Redding’s backing band, Booker T. and the MGs, really pump away on “Jingle Bells,” King Curtis makes the air a crystalline shimmer with “The Christmas Song,” but it is Redding’s contributions that I think of as post-seasonal as well as full-on Yule. That is, they swaddle you in the musical fineries of this time of year, but to call them mere Christmas recordings is to saddle them with the same mis-analysis that I believe still dogs “The Dock of the Bay.”
The first is Redding’s take on “White Christmas.” Almost everyone sings this song straight through, with crisp diction. So much so that you think of it as integral to performing the piece. But Redding adds delays, creates space in the vocal line by sounding some syllables twice, repeating words, not out of hesitancy, but rather as though he were controlling time, freeze-framing its flow to better capture a moment.
This is the soul version of what we believe, as children, that Santa does, when he fits in every last house on a journey taking place across a single evening. As the song progresses, Redding repeats more words, improvising lines—“little bitty, little bitty, little bitty children,” he sings, as if he were the rhythm and blues analogue of Dickens’ narrator of A Christmas Carol, holed up in the space between you and your elbow as the stockings are laid.
Here’s a very Redding-esque form of Winterreise, a journey not out into the cold dark night of Schubert’s haunted singer, but towards warming fires that feel extra-musical, as though they actually impact our core temperature. Within the word “snow” he manages to add three extra beats, making the word mirror the stuff that falls from the sky, each syllable a descending flake.
We should talk more about Redding’s genius as a singer. He didn’t have the vocal chops of a Sam Cooke, but he could phrase with the creativity of a Dylan or Lennon or Holiday. Phrasing is utterly unteachable; it originates from a special portion of the soul, if you are fortunate enough to possess that portion. As Redding progresses in the song, the horns of Booker T. and his boys start to surge behind him. The man needs no sleigh—we are already flying. Redding’s voice provides the vehicle, and an energy within that voice that feels as big as weather itself.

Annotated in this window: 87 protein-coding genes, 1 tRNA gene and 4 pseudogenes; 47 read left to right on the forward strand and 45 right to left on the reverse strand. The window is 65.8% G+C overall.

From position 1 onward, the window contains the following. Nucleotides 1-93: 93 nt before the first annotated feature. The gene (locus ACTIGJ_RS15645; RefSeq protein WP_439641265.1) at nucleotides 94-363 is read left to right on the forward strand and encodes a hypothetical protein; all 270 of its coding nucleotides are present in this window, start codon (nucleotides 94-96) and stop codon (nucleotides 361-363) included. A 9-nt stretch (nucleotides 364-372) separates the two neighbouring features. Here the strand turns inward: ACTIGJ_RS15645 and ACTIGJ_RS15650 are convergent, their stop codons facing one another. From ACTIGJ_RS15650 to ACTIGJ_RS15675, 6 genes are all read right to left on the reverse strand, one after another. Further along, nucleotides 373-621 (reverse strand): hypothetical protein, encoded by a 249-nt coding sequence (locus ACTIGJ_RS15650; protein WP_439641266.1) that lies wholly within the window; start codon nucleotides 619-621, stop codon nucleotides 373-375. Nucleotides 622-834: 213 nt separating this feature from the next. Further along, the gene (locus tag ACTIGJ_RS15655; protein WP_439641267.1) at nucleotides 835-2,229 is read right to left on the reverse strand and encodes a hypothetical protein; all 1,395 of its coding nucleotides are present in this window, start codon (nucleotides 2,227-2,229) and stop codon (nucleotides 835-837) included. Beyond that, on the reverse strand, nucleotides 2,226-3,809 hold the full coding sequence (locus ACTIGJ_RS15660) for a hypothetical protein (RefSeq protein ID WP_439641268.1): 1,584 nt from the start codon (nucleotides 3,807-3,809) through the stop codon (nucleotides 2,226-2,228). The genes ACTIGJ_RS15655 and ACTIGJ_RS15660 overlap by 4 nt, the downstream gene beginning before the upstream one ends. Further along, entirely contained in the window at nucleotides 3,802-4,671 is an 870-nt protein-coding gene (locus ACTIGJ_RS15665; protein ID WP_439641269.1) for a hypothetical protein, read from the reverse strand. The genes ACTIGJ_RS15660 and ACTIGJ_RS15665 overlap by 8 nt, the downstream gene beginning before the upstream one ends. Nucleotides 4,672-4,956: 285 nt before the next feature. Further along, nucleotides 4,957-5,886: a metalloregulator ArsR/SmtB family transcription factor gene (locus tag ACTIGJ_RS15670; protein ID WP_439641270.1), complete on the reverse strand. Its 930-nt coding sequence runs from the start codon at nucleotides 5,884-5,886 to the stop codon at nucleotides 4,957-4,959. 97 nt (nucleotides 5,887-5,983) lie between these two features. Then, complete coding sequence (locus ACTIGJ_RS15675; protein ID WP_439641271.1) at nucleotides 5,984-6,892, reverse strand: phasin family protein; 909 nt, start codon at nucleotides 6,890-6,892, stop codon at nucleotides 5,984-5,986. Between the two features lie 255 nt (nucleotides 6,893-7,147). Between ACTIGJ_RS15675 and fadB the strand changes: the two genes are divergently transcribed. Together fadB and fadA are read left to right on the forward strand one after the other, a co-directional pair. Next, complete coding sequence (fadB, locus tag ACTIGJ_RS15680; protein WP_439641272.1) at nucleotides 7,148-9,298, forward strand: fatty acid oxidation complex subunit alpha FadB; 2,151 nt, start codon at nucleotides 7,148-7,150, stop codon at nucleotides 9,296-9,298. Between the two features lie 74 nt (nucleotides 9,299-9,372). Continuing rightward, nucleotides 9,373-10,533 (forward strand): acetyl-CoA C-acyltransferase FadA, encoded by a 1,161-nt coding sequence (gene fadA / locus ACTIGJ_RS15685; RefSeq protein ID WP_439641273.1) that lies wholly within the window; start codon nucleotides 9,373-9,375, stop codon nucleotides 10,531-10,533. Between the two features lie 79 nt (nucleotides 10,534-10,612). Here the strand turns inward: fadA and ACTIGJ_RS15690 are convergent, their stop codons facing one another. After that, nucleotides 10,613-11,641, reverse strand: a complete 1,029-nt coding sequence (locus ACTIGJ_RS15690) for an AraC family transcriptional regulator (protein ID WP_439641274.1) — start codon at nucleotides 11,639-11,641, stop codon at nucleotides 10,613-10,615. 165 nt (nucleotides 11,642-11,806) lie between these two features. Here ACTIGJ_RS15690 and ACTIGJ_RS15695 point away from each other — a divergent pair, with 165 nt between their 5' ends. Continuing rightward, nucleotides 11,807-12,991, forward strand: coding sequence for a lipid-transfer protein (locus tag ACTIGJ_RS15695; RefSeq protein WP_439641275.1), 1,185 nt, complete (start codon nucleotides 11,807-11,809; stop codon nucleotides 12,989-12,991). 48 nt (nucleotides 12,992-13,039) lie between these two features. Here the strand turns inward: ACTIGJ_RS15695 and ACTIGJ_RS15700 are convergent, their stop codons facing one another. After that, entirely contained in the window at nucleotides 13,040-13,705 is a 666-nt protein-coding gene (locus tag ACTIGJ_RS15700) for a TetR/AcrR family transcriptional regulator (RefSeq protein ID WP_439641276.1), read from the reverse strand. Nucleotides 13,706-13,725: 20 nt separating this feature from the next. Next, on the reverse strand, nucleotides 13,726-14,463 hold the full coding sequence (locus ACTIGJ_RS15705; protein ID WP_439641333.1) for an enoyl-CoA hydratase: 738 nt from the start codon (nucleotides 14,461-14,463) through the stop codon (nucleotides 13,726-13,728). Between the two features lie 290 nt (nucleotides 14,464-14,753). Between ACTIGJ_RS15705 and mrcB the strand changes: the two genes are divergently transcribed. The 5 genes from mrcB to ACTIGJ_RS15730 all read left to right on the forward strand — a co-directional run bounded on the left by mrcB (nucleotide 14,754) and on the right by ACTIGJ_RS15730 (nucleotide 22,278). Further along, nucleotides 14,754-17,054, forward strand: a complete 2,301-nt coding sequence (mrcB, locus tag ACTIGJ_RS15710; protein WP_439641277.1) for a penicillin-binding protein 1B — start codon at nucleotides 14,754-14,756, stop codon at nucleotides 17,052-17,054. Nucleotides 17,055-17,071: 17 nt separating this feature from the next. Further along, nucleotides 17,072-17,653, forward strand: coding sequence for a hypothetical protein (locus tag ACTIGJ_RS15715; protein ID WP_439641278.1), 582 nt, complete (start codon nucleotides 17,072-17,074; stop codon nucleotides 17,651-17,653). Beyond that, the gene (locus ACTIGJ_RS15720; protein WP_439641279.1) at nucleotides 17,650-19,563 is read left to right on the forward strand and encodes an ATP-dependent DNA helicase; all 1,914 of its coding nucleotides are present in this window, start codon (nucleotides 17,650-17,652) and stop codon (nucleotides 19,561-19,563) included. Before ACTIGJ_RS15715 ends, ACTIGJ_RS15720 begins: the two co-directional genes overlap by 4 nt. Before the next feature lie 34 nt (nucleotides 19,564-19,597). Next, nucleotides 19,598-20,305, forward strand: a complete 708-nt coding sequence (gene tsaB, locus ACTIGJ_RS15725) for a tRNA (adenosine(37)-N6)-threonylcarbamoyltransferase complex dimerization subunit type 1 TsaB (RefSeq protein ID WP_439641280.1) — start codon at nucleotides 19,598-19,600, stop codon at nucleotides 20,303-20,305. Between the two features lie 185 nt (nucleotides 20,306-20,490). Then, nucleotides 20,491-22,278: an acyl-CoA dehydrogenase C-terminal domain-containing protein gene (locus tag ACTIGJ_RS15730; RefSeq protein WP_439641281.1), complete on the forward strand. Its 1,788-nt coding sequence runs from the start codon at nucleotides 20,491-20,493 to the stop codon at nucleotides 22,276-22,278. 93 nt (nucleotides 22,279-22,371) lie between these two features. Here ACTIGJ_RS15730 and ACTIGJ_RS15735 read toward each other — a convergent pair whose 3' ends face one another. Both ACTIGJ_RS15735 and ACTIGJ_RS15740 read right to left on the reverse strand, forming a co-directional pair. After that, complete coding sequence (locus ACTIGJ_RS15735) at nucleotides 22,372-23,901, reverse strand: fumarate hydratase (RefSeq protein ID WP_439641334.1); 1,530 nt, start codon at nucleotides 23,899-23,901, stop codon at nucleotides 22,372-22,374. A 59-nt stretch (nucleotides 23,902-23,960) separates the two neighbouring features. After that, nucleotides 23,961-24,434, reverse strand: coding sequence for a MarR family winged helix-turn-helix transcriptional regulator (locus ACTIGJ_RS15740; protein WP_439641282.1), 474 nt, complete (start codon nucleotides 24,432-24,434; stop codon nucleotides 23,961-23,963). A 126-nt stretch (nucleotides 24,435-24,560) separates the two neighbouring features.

If Redding’s “White Christmas” is a soul prayer of joy, gusto, and paradoxically heat-stoking gusts of snow, then “Merry Christmas Baby” is his banquet of blues befit for the prodigious appetites of the beefy Ghost of Christmas Present.
The norm with this song is to handle it like a torch-y blues, a pining for the lover who is not there. Depending upon the version, the couple may appear to be on the outs. For instance, Elvis’ take on the number, from 1971, presents the singer as in his cups; not sloshed, but getting there, praying for and needing what we intuit as reconciliation. Redding’s girl isn’t away with her family—a necessary holiday parting that sucks, but hey, such is life and such are parents and their expectations—as is the gentler narrative implication often with this song. No—she’s done and gone. Left our dude. Further, she’s from another time in his life. That is, she’s the one who got away. He may be with someone now for all we know. One doesn’t fess up that truth to the present lady of the house, but the one that got away—as we all know—is forevermore the one that got away. They’re always a part of your consciousness, especially so, it can seem, at Christmas if you had Christmases together.